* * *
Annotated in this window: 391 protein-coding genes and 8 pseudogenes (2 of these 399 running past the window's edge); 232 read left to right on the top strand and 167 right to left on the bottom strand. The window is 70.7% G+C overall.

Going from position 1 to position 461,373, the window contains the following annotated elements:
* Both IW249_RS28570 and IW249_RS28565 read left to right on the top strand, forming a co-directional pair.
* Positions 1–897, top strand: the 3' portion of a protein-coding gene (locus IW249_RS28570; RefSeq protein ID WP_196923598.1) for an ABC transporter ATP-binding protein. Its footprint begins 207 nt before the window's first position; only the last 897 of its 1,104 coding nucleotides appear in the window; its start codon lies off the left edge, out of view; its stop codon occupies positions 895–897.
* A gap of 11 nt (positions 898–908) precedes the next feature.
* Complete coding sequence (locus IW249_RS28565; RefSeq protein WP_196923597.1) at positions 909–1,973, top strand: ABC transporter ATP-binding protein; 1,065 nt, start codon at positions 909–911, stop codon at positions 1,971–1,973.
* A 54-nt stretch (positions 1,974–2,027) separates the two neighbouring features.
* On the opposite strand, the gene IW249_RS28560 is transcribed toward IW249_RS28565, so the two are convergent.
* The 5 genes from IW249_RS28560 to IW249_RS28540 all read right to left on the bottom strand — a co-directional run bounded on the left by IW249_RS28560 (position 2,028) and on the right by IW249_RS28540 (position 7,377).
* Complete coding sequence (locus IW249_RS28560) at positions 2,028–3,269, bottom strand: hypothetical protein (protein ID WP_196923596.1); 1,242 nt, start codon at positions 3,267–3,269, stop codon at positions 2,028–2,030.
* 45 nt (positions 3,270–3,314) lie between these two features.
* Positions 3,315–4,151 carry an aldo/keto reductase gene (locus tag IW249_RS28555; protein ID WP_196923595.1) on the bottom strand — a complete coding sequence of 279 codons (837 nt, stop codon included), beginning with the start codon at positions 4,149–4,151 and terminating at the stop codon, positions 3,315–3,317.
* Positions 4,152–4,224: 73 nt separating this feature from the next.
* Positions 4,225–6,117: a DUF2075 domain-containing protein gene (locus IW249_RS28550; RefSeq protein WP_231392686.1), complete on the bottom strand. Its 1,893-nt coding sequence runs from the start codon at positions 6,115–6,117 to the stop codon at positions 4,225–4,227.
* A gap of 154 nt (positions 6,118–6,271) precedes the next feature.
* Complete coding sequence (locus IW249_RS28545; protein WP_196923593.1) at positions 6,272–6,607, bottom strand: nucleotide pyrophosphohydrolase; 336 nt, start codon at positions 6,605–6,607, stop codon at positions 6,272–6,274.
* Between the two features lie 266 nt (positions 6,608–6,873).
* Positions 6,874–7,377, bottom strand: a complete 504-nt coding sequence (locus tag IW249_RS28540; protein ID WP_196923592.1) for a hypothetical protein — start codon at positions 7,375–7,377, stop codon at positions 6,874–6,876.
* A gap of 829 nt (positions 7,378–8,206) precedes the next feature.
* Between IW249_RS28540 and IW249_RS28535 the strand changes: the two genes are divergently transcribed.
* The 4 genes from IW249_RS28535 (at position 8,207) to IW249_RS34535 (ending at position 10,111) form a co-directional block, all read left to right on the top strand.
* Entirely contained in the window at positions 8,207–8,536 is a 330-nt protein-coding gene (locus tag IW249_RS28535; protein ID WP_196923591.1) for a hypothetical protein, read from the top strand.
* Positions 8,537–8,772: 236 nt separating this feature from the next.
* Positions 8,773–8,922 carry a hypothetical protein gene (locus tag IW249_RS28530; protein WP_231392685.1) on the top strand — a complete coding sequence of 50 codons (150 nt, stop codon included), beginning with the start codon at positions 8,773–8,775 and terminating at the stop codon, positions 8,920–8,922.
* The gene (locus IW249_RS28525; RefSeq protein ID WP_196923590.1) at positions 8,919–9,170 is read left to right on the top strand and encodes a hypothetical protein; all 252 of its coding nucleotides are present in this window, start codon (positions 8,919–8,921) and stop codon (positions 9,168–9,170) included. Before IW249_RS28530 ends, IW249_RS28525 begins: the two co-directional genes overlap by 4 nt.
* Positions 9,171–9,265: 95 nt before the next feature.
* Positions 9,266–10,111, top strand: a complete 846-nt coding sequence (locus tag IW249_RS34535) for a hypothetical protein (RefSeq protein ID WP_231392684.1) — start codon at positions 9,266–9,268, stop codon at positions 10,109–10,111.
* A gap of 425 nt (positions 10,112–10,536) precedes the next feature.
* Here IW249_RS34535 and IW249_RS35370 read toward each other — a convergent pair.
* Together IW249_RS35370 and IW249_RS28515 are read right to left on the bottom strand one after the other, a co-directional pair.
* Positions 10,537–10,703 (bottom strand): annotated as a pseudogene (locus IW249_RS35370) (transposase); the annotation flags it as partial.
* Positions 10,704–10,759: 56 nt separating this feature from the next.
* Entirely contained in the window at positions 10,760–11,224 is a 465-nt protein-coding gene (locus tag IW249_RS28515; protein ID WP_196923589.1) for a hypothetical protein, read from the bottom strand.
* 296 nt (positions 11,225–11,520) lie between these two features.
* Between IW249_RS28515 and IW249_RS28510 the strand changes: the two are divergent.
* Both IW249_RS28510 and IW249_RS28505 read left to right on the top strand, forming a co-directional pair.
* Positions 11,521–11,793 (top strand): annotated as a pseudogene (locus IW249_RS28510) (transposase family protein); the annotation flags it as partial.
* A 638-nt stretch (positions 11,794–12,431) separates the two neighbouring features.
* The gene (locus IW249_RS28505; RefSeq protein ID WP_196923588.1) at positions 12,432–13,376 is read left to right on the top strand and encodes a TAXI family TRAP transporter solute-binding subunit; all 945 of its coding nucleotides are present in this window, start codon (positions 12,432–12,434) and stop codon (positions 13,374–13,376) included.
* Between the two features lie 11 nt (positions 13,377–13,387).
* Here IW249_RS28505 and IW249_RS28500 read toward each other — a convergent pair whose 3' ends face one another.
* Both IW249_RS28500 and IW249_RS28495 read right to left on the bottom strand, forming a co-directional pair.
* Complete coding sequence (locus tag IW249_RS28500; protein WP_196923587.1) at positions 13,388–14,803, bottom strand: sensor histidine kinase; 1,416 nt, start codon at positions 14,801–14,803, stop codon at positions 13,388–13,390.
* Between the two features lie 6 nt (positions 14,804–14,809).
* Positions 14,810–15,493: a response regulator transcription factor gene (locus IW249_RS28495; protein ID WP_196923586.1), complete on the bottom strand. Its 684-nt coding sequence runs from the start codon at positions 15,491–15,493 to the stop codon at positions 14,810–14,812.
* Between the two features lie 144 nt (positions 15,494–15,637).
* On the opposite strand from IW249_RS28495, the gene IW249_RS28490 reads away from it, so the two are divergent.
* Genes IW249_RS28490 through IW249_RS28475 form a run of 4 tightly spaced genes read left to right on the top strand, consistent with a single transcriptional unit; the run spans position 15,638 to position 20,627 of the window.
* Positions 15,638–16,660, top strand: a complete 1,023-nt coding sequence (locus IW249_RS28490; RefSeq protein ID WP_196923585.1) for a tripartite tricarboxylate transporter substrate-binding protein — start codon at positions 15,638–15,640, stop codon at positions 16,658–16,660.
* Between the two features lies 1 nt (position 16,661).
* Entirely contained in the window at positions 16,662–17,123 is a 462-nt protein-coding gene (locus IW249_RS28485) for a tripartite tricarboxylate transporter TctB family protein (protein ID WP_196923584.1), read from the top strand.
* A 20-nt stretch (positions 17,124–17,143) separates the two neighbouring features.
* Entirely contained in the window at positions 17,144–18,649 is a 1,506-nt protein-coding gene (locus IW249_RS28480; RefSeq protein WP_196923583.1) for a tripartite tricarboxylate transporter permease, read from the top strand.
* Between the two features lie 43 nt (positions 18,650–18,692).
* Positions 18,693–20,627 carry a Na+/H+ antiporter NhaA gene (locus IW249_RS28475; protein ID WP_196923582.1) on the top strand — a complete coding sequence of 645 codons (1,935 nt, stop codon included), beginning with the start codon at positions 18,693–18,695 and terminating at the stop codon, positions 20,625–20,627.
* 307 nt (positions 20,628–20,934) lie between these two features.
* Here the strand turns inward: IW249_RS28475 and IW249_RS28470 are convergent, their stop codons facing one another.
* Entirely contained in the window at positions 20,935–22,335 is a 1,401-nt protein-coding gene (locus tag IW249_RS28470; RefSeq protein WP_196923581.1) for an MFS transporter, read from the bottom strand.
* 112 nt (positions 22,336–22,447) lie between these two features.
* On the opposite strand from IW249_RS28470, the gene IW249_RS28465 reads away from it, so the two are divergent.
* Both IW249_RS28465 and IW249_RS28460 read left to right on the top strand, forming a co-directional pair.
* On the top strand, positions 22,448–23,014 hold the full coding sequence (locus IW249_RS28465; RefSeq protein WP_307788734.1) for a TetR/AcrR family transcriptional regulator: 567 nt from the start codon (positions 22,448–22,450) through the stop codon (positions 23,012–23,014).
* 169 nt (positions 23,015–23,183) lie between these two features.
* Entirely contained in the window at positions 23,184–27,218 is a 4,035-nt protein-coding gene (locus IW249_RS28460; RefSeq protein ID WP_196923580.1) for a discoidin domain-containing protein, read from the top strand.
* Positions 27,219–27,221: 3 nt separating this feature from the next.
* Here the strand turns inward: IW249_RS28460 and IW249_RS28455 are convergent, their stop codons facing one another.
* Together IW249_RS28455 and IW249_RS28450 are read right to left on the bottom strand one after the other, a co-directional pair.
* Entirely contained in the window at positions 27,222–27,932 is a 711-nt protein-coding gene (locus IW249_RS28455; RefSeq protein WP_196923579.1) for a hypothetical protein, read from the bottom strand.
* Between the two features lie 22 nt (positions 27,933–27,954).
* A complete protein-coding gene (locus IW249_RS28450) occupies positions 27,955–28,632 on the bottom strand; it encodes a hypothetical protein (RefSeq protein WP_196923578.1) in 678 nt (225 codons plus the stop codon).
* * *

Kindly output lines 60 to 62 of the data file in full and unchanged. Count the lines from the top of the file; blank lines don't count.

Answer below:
* On the opposite strand from IW249_RS28470, the gene IW249_RS28465 reads away from it, so the two are divergent.
* Both IW249_RS28465 and IW249_RS28460 read left to right on the top strand, forming a co-directional pair.
* On the top strand, positions 22,448–23,014 hold the full coding sequence (locus IW249_RS28465; RefSeq protein WP_307788734.1) for a TetR/AcrR family transcriptional regulator: 567 nt from the start codon (positions 22,448–22,450) through the stop codon (positions 23,012–23,014).